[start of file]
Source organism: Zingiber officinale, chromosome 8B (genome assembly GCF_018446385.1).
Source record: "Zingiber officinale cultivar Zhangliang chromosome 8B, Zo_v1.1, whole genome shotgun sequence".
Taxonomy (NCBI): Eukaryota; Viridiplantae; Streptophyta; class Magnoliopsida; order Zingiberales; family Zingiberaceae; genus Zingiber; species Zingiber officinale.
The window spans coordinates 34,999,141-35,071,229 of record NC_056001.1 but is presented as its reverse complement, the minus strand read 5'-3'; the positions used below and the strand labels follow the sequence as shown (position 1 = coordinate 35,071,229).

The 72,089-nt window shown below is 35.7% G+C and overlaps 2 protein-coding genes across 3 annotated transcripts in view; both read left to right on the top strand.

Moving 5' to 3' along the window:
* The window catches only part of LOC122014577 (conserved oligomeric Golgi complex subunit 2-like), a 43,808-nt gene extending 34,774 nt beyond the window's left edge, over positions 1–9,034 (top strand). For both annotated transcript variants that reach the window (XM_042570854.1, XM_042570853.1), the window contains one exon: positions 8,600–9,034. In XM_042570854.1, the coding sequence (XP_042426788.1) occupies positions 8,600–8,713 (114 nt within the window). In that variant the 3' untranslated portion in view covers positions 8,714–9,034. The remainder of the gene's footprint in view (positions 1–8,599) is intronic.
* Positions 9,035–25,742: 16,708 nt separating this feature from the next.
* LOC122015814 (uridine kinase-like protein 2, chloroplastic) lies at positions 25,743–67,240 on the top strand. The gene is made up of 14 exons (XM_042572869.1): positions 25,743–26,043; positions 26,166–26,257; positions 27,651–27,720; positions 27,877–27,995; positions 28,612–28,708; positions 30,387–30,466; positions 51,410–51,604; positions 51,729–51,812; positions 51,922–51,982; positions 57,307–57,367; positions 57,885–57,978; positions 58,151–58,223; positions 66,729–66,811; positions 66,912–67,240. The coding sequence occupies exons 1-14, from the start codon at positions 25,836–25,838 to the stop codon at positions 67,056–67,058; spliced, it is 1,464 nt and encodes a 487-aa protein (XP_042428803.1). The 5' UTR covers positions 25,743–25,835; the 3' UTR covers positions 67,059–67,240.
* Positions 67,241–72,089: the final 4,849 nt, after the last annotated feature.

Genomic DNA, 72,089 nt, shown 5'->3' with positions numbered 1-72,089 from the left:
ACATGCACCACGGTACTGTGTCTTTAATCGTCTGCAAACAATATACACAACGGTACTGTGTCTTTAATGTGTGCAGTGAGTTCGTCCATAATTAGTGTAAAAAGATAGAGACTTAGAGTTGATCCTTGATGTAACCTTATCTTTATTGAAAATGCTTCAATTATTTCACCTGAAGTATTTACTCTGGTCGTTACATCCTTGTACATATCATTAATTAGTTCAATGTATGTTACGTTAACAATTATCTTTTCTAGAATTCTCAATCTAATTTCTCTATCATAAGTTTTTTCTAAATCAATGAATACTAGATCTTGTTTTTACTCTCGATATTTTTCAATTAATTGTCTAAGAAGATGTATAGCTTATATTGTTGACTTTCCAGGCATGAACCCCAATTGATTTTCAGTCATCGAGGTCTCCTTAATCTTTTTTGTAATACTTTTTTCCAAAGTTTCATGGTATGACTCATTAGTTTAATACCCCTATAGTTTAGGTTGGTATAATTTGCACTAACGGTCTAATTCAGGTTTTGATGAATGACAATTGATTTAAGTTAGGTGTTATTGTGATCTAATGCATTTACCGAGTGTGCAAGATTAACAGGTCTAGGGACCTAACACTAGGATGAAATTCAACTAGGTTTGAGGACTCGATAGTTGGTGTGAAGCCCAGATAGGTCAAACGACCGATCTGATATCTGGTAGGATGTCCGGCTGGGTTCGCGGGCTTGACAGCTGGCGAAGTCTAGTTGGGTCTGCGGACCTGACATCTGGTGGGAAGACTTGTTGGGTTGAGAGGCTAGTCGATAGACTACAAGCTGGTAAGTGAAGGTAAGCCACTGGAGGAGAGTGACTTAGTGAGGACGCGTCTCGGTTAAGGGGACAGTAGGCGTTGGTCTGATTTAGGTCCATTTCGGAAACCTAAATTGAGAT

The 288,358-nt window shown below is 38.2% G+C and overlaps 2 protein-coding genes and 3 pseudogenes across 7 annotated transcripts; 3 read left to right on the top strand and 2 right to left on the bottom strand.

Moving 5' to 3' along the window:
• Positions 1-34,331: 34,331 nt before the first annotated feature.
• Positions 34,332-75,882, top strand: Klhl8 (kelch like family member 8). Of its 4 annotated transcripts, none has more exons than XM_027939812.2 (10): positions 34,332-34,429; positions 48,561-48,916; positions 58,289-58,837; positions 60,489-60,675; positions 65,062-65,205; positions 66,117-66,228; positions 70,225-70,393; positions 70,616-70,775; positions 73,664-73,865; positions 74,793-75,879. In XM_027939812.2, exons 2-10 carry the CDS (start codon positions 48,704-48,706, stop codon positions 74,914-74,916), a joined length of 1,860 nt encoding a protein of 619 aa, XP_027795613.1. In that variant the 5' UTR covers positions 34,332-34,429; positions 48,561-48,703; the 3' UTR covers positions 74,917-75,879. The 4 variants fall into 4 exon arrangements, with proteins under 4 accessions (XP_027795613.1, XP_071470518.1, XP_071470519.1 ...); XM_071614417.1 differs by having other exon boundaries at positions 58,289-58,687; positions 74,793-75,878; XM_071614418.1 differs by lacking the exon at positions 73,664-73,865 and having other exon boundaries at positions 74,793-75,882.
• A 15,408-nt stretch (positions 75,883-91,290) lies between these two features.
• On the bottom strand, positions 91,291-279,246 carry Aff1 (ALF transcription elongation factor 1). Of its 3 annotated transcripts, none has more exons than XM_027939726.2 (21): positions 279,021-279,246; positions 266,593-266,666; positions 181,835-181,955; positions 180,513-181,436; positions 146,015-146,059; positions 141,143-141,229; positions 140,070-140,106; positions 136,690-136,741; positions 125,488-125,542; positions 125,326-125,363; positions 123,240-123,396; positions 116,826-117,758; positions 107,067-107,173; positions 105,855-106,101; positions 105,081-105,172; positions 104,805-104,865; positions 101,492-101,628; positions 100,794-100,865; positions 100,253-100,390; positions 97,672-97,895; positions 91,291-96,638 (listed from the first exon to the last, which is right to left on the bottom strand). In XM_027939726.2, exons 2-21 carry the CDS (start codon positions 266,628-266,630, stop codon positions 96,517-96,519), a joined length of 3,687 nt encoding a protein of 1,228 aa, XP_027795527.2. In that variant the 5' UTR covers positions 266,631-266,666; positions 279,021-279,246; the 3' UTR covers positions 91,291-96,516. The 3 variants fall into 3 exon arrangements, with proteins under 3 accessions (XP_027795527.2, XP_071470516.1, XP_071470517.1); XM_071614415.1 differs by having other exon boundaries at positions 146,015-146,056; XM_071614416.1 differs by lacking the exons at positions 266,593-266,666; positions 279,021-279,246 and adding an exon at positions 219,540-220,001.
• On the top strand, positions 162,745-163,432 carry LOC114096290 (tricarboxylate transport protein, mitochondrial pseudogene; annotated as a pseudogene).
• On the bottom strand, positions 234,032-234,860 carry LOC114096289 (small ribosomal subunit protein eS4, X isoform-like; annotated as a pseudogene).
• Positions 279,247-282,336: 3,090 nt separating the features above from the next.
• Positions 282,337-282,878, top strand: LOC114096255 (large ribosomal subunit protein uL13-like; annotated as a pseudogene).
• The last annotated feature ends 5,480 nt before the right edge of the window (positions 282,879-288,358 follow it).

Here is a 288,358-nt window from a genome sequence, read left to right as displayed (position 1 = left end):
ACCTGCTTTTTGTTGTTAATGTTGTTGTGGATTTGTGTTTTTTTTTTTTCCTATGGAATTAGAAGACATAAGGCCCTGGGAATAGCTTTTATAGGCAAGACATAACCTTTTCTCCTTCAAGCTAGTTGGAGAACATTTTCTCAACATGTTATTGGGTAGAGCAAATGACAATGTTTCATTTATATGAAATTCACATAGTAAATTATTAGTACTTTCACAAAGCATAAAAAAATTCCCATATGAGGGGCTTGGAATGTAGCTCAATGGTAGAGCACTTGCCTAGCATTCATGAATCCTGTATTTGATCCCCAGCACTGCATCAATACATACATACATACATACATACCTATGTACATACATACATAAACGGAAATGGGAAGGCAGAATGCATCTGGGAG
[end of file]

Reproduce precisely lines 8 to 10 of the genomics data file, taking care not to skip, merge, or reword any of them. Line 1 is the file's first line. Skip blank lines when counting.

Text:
* Positions 9,035–25,742: 16,708 nt separating this feature from the next.
* LOC122015814 (uridine kinase-like protein 2, chloroplastic) lies at positions 25,743–67,240 on the top strand. The gene is made up of 14 exons (XM_042572869.1): positions 25,743–26,043; positions 26,166–26,257; positions 27,651–27,720; positions 27,877–27,995; positions 28,612–28,708; positions 30,387–30,466; positions 51,410–51,604; positions 51,729–51,812; positions 51,922–51,982; positions 57,307–57,367; positions 57,885–57,978; positions 58,151–58,223; positions 66,729–66,811; positions 66,912–67,240. The coding sequence occupies exons 1-14, from the start codon at positions 25,836–25,838 to the stop codon at positions 67,056–67,058; spliced, it is 1,464 nt and encodes a 487-aa protein (XP_042428803.1). The 5' UTR covers positions 25,743–25,835; the 3' UTR covers positions 67,059–67,240.
* Positions 67,241–72,089: the final 4,849 nt, after the last annotated feature.